Houston health care expert shares lessons from journey of developing a telehealth MVP

When creating groundbreaking health care technology, keeping products user friendly is a necessity. Photo via Getty Images

In the vibrant landscape of startups, the quest to build groundbreaking products can sometimes overshadow the true essence of our existence — to solve problems for our customers.

It's a trap many fall into, often leading to two common outcomes: prolonged product launches stretching over years or an unfortunate mismatch between product and market leading to startup death. But a dynamic solution exists, minimum viable products, or MVPs. MVP has propelled startups to unprecedented success.

A real-life testimony: MVP's power

Imagine a health care-focused at-home testing startup partnered with a major player. The aim: a telehealth support system for the at-home colon cancer screening. Unlike traditional telehealth services, this system required guiding members through a complex process of collecting stool samples accurately.

Challenges presented

  • Develop a user-friendly telehealth solution in five to six weeks on a limited budget and secure a high-stakes multimillion-dollar deal.
  • Carefully integrating telehealth on the existing portal for user-friendly access while aligning seamlessly with user expectations.
  • Address the complexities of Telehealth, including clinician staffing and regulatory adherence.

User Insights

User journeys and interviews confirmed the necessity for guided support during test-taking, but users showed reluctance to navigate the process independently and expressed a preference for customer support over a clinician assistant.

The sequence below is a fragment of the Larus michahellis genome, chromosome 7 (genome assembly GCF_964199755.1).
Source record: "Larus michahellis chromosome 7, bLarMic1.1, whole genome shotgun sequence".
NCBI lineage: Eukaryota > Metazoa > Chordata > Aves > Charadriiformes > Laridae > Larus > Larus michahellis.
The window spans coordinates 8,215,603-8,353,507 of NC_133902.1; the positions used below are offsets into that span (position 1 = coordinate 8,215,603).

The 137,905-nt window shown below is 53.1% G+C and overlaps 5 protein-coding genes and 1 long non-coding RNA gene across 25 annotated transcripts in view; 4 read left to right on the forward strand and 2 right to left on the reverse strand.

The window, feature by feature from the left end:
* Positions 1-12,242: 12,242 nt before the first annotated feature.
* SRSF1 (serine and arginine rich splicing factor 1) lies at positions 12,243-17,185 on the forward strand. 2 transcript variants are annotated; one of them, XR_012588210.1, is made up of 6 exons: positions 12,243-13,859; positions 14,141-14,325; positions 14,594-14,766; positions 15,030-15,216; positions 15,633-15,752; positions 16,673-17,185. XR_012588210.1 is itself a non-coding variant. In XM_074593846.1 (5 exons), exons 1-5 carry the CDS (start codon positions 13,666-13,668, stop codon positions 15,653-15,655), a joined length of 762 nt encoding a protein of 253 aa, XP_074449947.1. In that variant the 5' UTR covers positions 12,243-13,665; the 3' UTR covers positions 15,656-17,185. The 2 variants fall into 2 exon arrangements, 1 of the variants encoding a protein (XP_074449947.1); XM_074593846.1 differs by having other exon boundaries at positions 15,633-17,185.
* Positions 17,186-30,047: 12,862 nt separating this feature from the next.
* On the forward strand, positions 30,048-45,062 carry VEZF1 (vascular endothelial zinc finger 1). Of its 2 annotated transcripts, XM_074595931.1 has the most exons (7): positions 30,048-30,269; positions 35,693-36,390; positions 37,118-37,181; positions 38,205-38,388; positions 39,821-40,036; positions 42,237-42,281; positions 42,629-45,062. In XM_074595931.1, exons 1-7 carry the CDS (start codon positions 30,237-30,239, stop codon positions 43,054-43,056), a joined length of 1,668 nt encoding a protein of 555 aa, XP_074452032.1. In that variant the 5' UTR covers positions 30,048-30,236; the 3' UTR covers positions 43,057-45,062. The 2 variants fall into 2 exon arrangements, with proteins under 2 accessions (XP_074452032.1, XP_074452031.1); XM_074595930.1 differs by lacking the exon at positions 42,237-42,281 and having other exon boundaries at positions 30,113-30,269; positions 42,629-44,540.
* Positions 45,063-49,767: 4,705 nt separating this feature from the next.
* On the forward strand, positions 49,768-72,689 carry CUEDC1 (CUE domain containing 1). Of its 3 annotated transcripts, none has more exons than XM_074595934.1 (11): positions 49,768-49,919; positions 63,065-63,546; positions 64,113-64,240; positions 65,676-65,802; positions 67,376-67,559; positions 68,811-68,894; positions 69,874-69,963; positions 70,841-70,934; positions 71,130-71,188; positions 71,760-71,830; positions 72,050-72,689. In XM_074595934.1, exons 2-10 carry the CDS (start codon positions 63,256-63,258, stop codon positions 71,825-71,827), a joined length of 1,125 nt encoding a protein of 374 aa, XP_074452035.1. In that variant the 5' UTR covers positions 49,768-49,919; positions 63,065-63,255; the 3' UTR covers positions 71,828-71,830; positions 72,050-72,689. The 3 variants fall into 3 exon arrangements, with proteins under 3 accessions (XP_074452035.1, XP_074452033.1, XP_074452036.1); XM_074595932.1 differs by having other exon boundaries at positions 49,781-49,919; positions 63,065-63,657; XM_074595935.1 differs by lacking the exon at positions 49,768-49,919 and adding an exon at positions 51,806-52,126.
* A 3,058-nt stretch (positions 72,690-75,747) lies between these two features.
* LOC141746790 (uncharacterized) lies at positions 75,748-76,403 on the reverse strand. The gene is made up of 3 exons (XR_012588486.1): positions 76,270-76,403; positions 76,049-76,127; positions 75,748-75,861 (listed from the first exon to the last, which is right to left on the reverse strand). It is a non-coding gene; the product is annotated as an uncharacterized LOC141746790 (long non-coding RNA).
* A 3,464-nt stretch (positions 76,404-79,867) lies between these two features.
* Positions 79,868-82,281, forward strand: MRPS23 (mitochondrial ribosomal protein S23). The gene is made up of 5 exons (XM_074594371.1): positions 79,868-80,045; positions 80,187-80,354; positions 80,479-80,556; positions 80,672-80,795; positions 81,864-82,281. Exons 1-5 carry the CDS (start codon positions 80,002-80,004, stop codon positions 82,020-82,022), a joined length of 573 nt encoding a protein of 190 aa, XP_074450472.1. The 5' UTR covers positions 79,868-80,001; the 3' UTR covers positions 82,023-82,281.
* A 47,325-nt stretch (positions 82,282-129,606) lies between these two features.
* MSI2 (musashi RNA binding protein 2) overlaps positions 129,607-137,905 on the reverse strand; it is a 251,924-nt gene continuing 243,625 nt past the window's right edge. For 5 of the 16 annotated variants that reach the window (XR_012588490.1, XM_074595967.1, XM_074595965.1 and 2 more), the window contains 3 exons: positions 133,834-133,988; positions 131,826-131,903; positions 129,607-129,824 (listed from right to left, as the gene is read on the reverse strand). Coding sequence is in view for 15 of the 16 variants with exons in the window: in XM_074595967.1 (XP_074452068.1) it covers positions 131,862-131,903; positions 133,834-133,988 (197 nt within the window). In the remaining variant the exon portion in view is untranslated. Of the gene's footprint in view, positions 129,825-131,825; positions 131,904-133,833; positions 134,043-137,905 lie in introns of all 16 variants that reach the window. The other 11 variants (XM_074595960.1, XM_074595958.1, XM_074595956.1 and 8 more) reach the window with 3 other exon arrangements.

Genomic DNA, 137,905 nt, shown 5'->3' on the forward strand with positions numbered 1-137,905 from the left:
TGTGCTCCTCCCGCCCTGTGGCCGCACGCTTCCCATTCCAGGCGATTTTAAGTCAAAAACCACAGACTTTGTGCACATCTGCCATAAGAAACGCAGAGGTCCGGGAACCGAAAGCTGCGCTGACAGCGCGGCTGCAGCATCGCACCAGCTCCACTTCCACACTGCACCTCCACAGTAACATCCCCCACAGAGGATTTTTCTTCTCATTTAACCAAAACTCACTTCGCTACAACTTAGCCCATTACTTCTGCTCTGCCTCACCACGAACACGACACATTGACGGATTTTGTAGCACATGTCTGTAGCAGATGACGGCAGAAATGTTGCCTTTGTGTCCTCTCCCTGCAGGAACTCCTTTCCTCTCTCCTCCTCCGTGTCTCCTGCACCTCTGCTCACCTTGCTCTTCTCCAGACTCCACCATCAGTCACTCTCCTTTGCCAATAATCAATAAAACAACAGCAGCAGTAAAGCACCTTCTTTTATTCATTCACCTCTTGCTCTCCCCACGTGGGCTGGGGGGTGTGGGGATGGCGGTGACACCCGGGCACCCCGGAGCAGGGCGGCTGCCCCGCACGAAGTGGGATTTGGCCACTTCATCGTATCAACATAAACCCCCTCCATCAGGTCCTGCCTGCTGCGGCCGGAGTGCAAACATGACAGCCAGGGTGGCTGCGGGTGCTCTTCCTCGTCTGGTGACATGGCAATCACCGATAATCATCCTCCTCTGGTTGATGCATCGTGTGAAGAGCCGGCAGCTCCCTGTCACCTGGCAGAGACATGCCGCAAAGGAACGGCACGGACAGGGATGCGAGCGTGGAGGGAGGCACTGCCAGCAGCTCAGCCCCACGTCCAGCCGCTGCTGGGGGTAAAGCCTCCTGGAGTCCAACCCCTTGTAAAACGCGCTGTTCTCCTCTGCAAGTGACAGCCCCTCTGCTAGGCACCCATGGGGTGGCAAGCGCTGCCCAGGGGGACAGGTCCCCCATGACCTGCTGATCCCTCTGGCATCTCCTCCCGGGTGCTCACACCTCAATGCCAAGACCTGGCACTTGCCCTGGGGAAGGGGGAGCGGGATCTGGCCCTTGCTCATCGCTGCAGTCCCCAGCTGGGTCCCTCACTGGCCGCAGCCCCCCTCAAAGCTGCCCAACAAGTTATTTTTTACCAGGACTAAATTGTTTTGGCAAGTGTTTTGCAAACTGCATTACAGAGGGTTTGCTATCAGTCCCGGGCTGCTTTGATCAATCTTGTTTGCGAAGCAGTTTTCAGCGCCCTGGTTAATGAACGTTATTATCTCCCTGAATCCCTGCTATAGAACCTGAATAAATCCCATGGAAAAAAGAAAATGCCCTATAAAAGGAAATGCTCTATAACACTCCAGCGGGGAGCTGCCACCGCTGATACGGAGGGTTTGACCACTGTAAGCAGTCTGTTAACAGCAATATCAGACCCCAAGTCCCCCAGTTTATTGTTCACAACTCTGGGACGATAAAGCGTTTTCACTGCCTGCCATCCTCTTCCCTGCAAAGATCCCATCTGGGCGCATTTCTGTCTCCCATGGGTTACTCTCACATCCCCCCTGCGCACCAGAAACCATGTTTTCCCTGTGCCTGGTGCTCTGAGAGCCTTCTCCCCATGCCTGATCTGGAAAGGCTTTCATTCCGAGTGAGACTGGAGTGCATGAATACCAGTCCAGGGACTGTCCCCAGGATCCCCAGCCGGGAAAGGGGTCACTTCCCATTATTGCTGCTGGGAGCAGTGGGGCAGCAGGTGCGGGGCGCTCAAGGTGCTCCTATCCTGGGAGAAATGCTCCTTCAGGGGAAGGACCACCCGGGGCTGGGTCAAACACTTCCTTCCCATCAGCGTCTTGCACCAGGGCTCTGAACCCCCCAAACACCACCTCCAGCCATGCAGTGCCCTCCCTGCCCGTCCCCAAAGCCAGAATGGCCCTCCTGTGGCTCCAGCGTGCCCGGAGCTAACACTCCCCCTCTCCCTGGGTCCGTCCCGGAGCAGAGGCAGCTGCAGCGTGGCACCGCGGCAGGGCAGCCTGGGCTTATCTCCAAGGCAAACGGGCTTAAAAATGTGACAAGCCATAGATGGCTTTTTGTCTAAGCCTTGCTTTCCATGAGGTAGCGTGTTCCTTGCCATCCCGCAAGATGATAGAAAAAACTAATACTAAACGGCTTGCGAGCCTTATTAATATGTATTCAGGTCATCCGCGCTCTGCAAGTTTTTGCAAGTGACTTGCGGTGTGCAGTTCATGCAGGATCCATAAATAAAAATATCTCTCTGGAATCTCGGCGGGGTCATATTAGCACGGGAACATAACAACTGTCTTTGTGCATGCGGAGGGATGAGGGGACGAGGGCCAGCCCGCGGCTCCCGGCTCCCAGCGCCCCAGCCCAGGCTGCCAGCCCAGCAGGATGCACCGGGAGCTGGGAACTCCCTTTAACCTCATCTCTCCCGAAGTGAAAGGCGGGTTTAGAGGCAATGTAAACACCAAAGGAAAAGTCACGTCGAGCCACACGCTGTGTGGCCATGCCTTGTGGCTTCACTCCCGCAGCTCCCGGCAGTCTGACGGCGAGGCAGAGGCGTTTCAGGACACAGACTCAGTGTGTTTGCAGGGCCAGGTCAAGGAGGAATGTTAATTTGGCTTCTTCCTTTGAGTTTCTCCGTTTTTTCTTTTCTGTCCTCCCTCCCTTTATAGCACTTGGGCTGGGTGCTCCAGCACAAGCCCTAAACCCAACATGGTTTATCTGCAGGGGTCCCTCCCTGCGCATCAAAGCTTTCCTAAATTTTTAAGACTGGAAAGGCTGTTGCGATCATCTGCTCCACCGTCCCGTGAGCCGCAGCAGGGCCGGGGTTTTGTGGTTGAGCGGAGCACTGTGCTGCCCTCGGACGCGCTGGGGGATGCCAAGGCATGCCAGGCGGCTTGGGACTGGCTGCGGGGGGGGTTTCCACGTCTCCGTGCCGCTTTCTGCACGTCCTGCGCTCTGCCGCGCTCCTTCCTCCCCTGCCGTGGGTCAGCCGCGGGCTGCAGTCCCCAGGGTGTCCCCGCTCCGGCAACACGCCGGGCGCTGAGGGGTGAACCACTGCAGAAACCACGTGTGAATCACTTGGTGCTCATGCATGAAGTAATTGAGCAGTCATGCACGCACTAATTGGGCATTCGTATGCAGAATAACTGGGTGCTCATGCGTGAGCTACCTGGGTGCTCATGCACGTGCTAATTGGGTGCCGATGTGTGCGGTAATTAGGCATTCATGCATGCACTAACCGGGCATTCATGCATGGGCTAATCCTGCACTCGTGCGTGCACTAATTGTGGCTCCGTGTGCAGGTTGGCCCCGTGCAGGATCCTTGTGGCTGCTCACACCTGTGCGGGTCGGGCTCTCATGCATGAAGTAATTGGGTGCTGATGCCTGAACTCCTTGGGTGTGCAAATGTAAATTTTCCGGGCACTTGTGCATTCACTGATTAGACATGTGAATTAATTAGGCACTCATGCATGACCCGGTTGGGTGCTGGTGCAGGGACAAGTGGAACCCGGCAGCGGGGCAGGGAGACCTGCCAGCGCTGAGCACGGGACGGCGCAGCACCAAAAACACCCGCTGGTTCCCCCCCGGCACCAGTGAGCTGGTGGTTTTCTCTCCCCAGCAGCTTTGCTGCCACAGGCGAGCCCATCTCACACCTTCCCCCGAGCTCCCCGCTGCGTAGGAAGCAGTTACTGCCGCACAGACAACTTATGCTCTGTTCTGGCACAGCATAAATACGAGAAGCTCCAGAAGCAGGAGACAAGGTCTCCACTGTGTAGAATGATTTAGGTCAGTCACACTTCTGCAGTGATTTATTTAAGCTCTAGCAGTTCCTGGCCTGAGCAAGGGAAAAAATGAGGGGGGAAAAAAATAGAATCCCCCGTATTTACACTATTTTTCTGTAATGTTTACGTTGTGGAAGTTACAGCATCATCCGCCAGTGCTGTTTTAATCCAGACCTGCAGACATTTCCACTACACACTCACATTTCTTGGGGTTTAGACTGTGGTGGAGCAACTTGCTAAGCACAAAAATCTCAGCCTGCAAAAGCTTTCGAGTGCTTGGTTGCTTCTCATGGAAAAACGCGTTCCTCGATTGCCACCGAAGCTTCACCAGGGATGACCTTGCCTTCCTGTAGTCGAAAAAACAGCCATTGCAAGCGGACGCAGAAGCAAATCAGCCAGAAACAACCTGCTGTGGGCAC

Interestingly, telehealth was not instinctively linked to test support, but rather to medical advice.

The birth of an MVP strategy: a catalyst for innovation

Since the main user problem was the guided support during test-taking, we created the following MVP solutions.

  • Video call integration: Direct video call button under customer support.
  • Guided messaging: Articulate call support purpose.
  • Testing guides: Portal's step-by-step guidance with videos.
  • Video guide in test kit materials.

Our MVP led us to an excellent NPS score and became a guide for our future roadmap.

Next time you build, remember this and embrace the dynamic MVP strategy — create, learn, and reiterate are the cornerstones of success in digital health product management's journey.

Here are four steps for building a successful MVP in telehealth.

  • Identify crucial user problems: Pinpoint your target customers' most pressing issue.
  • Solve a small problem simply: Initiate a straightforward solution to address a minor problem.
  • Plot the user's journey: Map out the user's path through your solution.
  • Prioritize ruthlessly: Discern the key features and prioritize with precision.

Tanu Jain is the founder and CEO of Houston-based Digital Health Innovator, a strategic marketing firm for health care products.

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